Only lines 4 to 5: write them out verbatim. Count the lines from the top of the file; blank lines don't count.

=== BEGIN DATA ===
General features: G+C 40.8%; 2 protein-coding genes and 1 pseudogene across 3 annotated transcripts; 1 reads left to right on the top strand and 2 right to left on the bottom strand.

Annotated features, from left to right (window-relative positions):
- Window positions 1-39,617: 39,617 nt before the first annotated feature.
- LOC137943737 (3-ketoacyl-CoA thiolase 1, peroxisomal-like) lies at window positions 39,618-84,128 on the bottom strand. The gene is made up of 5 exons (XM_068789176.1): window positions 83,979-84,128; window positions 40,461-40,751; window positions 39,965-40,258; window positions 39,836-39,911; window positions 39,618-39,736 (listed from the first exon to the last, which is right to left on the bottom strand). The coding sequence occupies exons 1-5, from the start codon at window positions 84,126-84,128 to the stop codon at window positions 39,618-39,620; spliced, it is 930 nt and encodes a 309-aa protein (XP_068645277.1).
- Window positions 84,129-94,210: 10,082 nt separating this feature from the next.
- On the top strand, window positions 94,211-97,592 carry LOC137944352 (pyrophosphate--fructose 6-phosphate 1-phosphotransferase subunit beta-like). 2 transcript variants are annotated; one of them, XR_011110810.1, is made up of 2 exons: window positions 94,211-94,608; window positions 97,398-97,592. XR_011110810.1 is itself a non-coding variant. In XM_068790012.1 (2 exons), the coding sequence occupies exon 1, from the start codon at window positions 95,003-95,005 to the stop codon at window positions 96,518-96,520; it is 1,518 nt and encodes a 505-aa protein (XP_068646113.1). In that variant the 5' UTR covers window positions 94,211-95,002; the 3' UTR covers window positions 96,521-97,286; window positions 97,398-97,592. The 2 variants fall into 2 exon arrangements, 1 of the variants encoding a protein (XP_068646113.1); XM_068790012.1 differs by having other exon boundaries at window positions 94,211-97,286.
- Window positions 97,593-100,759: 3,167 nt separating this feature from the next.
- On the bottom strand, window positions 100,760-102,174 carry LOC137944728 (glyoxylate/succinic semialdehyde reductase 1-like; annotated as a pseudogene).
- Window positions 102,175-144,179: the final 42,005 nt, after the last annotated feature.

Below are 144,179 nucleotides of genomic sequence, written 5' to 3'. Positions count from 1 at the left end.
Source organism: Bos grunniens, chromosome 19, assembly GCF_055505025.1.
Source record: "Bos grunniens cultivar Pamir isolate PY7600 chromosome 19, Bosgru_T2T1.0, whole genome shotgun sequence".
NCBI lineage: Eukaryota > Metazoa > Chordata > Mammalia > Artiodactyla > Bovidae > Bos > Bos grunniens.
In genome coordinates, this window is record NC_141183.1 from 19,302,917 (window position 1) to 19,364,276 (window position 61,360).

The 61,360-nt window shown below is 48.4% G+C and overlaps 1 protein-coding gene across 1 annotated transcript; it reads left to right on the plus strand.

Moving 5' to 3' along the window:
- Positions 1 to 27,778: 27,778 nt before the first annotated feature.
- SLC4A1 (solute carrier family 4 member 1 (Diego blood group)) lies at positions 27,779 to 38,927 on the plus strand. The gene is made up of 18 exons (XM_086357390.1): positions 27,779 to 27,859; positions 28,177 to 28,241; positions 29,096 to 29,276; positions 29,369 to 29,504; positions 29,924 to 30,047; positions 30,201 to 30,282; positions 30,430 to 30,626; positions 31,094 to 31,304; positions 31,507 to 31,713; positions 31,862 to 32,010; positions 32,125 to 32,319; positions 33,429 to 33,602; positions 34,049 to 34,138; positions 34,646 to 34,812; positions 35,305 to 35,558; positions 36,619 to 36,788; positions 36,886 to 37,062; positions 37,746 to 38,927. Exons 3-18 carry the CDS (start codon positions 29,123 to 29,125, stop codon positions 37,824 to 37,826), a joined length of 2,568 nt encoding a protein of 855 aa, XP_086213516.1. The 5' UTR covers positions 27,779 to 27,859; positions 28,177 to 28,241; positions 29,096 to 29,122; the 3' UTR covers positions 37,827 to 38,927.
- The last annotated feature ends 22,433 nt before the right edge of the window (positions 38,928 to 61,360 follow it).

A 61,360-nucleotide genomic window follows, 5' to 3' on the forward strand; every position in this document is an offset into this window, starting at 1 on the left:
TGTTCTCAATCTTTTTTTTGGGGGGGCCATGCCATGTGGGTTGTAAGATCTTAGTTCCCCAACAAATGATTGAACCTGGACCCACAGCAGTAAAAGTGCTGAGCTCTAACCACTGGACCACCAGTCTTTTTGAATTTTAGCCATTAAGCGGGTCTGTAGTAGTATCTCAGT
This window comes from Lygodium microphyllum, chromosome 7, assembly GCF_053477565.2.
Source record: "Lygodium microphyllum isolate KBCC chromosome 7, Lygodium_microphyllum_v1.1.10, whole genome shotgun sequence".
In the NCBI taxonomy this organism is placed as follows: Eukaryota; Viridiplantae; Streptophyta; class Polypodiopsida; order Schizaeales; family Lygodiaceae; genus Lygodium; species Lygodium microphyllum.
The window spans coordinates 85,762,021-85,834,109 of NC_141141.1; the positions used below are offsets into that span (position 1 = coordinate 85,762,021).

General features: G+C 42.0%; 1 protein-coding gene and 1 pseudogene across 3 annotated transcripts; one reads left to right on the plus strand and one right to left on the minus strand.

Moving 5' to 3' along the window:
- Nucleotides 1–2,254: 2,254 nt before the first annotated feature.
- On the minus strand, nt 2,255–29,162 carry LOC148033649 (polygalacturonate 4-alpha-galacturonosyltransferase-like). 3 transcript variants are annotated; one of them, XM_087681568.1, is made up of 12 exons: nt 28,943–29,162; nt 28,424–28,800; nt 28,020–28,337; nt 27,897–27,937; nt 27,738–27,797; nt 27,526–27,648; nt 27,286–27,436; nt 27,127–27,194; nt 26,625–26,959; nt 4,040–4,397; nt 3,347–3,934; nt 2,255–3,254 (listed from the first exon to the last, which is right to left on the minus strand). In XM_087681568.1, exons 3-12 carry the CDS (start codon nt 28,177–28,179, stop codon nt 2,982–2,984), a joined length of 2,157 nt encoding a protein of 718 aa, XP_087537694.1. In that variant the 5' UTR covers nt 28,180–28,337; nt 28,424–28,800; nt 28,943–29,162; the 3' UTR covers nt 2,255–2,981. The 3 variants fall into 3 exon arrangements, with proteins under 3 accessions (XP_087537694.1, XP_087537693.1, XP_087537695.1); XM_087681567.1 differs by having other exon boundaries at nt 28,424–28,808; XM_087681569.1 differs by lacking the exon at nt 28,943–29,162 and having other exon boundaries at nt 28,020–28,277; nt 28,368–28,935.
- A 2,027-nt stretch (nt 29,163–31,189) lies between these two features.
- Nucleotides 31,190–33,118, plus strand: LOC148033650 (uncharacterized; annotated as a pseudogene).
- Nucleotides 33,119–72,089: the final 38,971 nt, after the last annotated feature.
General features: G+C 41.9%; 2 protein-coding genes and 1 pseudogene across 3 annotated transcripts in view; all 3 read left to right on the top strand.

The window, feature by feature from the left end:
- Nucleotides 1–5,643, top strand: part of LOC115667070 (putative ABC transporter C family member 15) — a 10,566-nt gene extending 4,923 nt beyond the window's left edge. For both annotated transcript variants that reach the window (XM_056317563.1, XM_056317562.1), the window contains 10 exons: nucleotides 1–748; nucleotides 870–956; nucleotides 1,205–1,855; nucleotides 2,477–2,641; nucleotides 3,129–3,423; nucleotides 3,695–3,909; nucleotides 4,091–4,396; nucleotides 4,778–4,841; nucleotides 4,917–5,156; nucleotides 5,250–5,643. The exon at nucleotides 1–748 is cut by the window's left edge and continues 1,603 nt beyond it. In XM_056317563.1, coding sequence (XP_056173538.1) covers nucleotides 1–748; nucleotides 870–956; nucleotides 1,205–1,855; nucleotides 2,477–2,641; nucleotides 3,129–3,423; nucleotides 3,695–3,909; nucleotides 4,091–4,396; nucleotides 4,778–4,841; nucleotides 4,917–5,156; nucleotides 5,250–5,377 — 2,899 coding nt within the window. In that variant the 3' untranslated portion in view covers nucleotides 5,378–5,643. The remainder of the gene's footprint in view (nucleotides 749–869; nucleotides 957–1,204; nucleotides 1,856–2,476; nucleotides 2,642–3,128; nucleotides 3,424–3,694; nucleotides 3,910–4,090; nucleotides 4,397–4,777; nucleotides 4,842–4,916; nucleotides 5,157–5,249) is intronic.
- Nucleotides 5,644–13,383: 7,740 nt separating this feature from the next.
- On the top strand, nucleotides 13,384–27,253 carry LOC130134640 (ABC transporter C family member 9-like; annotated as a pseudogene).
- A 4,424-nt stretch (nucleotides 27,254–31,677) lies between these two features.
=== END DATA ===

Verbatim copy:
- LOC137943737 (3-ketoacyl-CoA thiolase 1, peroxisomal-like) lies at window positions 39,618-84,128 on the bottom strand. The gene is made up of 5 exons (XM_068789176.1): window positions 83,979-84,128; window positions 40,461-40,751; window positions 39,965-40,258; window positions 39,836-39,911; window positions 39,618-39,736 (listed from the first exon to the last, which is right to left on the bottom strand). The coding sequence occupies exons 1-5, from the start codon at window positions 84,126-84,128 to the stop codon at window positions 39,618-39,620; spliced, it is 930 nt and encodes a 309-aa protein (XP_068645277.1).
- Window positions 84,129-94,210: 10,082 nt separating this feature from the next.